Some of Ukraine's frontline soldiers toasted Monday's Independence Day with a bowl of yoghurt. "We'll make do with that instead of alcohol," Che, the commander of a 20-strong unit of grenadiers, told VICE News. "We are at the front. We won't be celebrating in any way."
More than 400 miles west, Kiev was marking the 24 years since the country's secession from the Soviet Union with celebrations, pomp, and a military parade. In a rather outlandish tweet, Ukrainian President Petro Poroshenko used the moment to compare Novorossiya (the term pro-Russian rebels often ascribe to the territory they hold in eastern Ukraine) to Mordor, the evil domain in the Lord of the Rings trilogy. He insisted that both would remain in the realms of fantasy.
While the ceremony in the heart of the capital lacked the powerful military hardware that was on show last year, more than 2,000 soldiers were deployed in a march past Maidan Square, the hub of the protests that helped topple former President Viktor Yanukovich in February 2014.
It was, however, an altogether different affair in Pesky, a northern suburb of Donetsk close to the city's airport in the country's east. This ghost of a town, formerly one of the city's more exclusive neighborhoods, is now reduced to ruins.
Months of fierce combat have emptied the community of its inhabitants from a pre-war population of around 3,000. It lays claim to one of the deadliest front lines in the conflict — the antithesis of the colorful celebrations that occurred further west.
The carcass of a tank sits rusting on the road into Pesky. It is half memorial and half welcome sign. Photo by James Sprankle
As the crackle of heavy machine-gun fire echoed over the deserted streets, Che's men seemed relaxed enough in the leafy garden of an abandoned home, surrounded by ammunition crates and assault rifles. The building's roof had been blown apart. A large, empty cage, once occupied by some exotic animal, lay empty, and vast plumes of wild marijuana bloomed from the wreckage of a greenhouse.
"Today is our national holiday and the integrity of our state is in our hearts," said Che. "It's been 24 years since we realized our independence but the Russian politicians still want to influence us. They cannot forget that we should be free of them. It is up to Ukraine to choose its own destiny, nobody else."
An imposing mansion stood across the road; its once-impressive interior was in disarray. Clothes and detritus littered every room. A chandelier lay shattered where it had fallen. The wealthy owners had fled months ago to be replaced by pro-Kiev soldiers. They, too, have now vacated. From the attic, a hole blasted into the roof by a mortar round afforded a wide panorama of the town. "Stick your head out and wave to the snipers," one soldier joked.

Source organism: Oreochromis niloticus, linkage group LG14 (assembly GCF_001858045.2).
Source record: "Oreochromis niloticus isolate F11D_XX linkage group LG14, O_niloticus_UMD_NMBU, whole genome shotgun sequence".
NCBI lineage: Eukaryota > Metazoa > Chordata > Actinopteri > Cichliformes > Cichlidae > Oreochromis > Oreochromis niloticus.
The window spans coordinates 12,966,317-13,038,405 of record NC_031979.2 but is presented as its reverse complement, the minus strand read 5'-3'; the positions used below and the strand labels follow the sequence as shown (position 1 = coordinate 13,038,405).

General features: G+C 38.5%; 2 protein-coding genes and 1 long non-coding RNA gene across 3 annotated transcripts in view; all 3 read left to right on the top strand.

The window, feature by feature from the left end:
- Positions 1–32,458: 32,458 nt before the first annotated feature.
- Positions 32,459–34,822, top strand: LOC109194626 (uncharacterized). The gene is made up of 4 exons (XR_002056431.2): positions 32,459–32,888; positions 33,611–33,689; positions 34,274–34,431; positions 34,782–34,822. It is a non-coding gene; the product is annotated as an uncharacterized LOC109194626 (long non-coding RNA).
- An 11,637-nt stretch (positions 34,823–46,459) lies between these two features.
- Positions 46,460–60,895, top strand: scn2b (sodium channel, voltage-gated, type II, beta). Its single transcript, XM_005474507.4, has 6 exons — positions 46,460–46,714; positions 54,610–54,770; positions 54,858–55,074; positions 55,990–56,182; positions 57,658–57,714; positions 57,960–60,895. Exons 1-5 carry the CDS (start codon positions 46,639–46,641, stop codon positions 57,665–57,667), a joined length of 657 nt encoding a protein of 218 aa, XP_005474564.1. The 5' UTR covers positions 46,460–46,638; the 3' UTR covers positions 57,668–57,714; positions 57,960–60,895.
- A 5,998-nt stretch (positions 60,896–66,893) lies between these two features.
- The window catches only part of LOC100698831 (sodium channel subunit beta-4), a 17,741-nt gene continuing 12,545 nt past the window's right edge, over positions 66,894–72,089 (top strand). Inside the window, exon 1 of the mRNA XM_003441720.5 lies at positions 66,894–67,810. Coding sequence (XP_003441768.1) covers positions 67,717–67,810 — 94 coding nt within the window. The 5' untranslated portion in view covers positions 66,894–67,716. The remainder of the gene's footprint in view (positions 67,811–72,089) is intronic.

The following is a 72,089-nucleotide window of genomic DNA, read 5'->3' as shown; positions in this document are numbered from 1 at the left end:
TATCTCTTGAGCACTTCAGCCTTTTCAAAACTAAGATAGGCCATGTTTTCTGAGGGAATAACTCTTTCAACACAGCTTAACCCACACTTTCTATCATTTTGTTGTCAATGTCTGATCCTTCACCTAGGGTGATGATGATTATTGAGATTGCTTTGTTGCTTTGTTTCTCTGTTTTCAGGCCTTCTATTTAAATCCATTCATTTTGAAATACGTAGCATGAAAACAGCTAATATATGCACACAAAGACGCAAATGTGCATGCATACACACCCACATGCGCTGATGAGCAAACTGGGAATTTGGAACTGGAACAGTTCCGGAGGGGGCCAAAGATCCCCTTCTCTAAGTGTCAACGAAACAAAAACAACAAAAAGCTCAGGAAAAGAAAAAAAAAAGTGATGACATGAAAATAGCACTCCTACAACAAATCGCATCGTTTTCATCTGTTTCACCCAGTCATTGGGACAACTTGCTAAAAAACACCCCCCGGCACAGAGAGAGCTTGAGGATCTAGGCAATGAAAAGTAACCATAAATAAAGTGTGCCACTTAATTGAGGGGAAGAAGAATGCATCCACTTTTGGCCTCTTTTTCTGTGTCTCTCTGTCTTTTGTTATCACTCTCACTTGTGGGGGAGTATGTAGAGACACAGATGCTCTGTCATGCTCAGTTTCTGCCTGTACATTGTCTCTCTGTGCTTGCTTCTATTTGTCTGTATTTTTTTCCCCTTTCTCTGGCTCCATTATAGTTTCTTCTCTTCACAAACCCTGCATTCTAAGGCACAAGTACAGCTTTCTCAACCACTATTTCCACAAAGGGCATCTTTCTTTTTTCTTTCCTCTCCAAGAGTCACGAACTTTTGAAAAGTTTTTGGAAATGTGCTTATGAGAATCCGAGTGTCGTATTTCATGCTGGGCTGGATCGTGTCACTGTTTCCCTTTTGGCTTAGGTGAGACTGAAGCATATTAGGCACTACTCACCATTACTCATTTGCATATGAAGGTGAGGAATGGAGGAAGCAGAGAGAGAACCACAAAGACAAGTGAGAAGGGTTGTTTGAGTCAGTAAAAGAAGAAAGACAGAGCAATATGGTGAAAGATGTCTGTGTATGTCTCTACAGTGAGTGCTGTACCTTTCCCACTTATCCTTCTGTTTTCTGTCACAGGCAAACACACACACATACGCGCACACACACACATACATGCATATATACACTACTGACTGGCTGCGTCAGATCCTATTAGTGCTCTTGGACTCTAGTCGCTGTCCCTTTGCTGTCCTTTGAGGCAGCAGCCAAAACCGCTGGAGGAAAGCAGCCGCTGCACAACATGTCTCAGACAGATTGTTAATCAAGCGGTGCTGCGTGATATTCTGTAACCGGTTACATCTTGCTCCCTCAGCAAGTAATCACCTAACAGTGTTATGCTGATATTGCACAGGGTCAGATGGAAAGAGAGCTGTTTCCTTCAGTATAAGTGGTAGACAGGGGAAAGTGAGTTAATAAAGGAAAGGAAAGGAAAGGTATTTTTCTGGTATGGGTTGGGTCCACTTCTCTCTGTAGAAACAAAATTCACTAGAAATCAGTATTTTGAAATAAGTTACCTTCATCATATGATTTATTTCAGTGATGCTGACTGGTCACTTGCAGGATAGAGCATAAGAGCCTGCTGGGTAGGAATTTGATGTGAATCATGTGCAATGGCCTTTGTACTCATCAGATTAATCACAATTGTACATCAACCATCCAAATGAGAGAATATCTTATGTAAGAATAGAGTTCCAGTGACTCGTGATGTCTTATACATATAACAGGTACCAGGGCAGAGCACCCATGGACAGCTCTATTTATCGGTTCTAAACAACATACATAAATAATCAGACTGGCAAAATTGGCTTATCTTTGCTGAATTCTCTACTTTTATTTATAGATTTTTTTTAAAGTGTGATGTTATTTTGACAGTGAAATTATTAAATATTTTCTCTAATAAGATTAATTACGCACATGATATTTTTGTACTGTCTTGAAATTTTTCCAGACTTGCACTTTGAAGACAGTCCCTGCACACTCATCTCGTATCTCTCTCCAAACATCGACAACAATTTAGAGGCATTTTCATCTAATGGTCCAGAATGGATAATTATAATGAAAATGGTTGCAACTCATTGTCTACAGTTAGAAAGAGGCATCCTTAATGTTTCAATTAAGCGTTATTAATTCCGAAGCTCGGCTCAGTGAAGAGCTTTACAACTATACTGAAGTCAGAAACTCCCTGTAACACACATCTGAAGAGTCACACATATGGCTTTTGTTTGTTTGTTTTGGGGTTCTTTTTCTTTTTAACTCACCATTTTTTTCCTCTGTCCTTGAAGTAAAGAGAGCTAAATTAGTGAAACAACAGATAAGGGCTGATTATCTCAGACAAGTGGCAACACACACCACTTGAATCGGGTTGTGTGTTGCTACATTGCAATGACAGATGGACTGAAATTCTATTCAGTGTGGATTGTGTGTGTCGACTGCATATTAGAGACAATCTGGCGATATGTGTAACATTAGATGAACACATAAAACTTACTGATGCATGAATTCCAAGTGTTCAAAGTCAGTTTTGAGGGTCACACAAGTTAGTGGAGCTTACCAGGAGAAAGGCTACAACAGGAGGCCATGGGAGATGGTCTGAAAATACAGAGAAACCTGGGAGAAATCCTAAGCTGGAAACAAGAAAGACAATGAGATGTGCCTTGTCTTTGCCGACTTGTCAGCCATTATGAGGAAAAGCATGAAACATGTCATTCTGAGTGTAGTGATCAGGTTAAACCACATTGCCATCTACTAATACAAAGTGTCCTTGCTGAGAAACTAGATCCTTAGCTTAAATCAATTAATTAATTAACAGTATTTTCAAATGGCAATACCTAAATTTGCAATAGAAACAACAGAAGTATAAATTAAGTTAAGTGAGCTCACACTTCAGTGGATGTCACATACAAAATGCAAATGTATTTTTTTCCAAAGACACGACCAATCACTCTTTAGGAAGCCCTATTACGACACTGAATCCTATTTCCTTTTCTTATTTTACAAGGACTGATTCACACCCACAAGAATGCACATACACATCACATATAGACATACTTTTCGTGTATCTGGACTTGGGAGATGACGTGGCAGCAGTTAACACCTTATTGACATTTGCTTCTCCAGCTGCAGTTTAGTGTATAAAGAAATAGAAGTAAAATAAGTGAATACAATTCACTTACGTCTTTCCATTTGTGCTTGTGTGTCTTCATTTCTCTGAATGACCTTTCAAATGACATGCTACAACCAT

Outside waited Dmitry Voychenkov, a 48-year-old infantryman sporting an impressive Mohican and clad in a T-shirt emblazoned with a Rastafarian lion. He got behind the wheel of a customized, camo-patterned camper van and drove nonchalantly into the frontline village, accompanied by Jefferson Airplane and Soviet reggae. Whenever he passed a group of soldiers, he would honk a comedy horn attached to the side mirror.
Despite the festivities being enjoyed elsewhere, he explained that this was just another day on the job. "Today we woke up, wished each other happy Independence Day then carried on with work," Voychenkov said, who moved to Ukraine in the mid-1990s from central Russia. "Nothing's changed."
He had the air of an aging hippy, ostensibly drawn less to killing than peace and love. What attraction did war offer such a character? "Well of course, this is why I'm here — to fight for peace.
Dmitry Voychenkov, a 48-year-old infantryman sporting an impressive Mohican and clad in a T-shirt emblazoned with a Rastafarian lion. Photo by James Sprankle
"My wife's son is a similar age to independent Ukraine. They were born not so far apart. It's been interesting to follow both their progress — her son's and my country. First they needed mama and papa when they were young. Now they are finding themselves and continue to grow."
He spoke during a lull in fighting, which has lasted several days here. "I had concerns about today," he admitted. "It's been too quiet the past few days and when it's quiet, you know that something bad's going to happen."
On the extreme perimeter of Ukraine's front line, a small unit of snipers surveyed no-man's land from the top floor of a bombed-out building. Nothing stirred in the fields below but their rifles were primed.